Phantogram Return with Poignant New Single, “Someday”

blame it on Shake May 18, 2018

Phantogram is back with a poignant new single, “Someday,” as part of a mental health initiative in part with the American Foundation for Suicide Prevention.

After two years of processing the tragic loss of Sarah Barthel’s sister (and Josh Carter’s childhood friend) Becky to suicide, the duo release their new song that touches on the unspeakable grief, self-blame and sorrow that ensue after a loved one takes their own life.

“We started work on ‘Someday’ during the Three sessions – it was based on a beat Josh made from samples of the Al Green songs ‘I’m Still in Love with You’ and ‘Livin’ for You.’ But then Becky’s death derailed everything in our lives and this song became too painful for us to work on,” the duo shared on Instagram. “This spring, we were able to return to the song and finish it as part of our efforts to raise awareness about suicide prevention and to destigmatize mental illness. Like so many people, we’ve been through some very dark times, but we want everyone who is suffering to know that there is help and hope in the world.”

Looking to spread a message of love to anyone struggling with depression, suicidal thoughts, or any other crisis, the song also conveys a transition toward hope, with an acknowledgement that life goes on and must be lived fully by the survivors.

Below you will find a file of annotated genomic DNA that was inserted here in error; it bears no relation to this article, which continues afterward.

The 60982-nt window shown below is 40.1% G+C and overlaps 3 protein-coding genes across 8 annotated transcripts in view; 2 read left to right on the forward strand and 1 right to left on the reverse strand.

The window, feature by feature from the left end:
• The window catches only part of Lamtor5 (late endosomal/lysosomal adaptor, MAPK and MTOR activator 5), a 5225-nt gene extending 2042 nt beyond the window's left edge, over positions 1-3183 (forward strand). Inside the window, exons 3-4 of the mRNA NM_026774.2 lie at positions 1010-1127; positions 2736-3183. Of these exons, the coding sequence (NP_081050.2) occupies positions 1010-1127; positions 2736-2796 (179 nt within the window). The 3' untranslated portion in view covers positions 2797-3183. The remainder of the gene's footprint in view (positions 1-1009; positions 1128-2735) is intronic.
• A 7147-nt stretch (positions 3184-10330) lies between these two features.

Along with the song, Sarah also spoke with AFSP about her sister’s lifelong battle with depression and anxiety, the importance of not holding back when you feel the need to talk to someone, and the bottomless grief that comes from losing a loved one to suicide.

“I did have some friends growing up who attempted suicide or who died from suicide, so I had an idea of how much pain it could bring into others’ lives,” she says. “But this has been the hardest death I’ve ever had to deal with – and I’ve had a lot of close people in my life pass. Suicide is really complicated, because in a way, it’s like an illness people blame on themselves. Mental health conditions are just as powerful as physical illnesses. What’s dangerous is that people aren’t as educated about it.”

“We never learned about this subject in school,” she adds. “Even our parents, or friends, might have a tendency to brush ‘mental illness’ under a rug because of a sense of shame. This kind of stigma can lead to discrimination and judgment. Sometimes, the discrimination can even be obvious and direct, like someone making a negative remark about your mental illness or your treatment.”

Barthal ended the interview with some encouraging words, “You are only capable of changing yourself. Nobody else. Put the work into every possible corner of yourself. Your brain is the biggest, most important muscle in your body; take care of it. Talk to someone about your feelings. Things can get better. I promise.”

“Someday” was released as a two-part single with the B-side being an unreleased cover of Sparklehorse’s “Saturday.” Proceeds from sales and streams of both tracks (available on multiple outlets) will go towards the American Foundation for Suicide Prevention.